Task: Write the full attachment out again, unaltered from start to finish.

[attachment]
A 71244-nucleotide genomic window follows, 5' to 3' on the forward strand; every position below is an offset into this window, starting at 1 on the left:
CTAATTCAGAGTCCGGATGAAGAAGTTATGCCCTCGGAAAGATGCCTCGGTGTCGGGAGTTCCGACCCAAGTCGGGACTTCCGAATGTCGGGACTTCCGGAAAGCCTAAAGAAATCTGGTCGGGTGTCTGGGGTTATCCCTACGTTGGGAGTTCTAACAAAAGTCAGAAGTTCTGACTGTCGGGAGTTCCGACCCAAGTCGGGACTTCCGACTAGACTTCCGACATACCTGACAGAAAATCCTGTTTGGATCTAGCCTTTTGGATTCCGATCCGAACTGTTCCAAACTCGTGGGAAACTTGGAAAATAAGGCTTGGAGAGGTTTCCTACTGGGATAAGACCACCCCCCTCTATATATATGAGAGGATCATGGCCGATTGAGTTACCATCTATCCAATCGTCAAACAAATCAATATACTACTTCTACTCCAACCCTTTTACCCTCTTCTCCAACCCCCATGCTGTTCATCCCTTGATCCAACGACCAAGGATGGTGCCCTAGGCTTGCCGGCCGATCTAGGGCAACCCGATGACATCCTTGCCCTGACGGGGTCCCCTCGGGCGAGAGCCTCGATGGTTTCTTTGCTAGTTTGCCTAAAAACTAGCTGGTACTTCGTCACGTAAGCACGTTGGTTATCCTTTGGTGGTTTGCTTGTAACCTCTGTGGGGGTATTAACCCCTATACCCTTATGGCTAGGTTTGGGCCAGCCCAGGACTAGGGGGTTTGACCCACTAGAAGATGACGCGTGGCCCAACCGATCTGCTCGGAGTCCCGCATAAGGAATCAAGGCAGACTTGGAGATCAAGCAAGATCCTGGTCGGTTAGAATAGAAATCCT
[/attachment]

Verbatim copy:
A 71244-nucleotide genomic window follows, 5' to 3' on the forward strand; every position below is an offset into this window, starting at 1 on the left:
CTAATTCAGAGTCCGGATGAAGAAGTTATGCCCTCGGAAAGATGCCTCGGTGTCGGGAGTTCCGACCCAAGTCGGGACTTCCGAATGTCGGGACTTCCGGAAAGCCTAAAGAAATCTGGTCGGGTGTCTGGGGTTATCCCTACGTTGGGAGTTCTAACAAAAGTCAGAAGTTCTGACTGTCGGGAGTTCCGACCCAAGTCGGGACTTCCGACTAGACTTCCGACATACCTGACAGAAAATCCTGTTTGGATCTAGCCTTTTGGATTCCGATCCGAACTGTTCCAAACTCGTGGGAAACTTGGAAAATAAGGCTTGGAGAGGTTTCCTACTGGGATAAGACCACCCCCCTCTATATATATGAGAGGATCATGGCCGATTGAGTTACCATCTATCCAATCGTCAAACAAATCAATATACTACTTCTACTCCAACCCTTTTACCCTCTTCTCCAACCCCCATGCTGTTCATCCCTTGATCCAACGACCAAGGATGGTGCCCTAGGCTTGCCGGCCGATCTAGGGCAACCCGATGACATCCTTGCCCTGACGGGGTCCCCTCGGGCGAGAGCCTCGATGGTTTCTTTGCTAGTTTGCCTAAAAACTAGCTGGTACTTCGTCACGTAAGCACGTTGGTTATCCTTTGGTGGTTTGCTTGTAACCTCTGTGGGGGTATTAACCCCTATACCCTTATGGCTAGGTTTGGGCCAGCCCAGGACTAGGGGGTTTGACCCACTAGAAGATGACGCGTGGCCCAACCGATCTGCTCGGAGTCCCGCATAAGGAATCAAGGCAGACTTGGAGATCAAGCAAGATCCTGGTCGGTTAGAATAGAAATCCT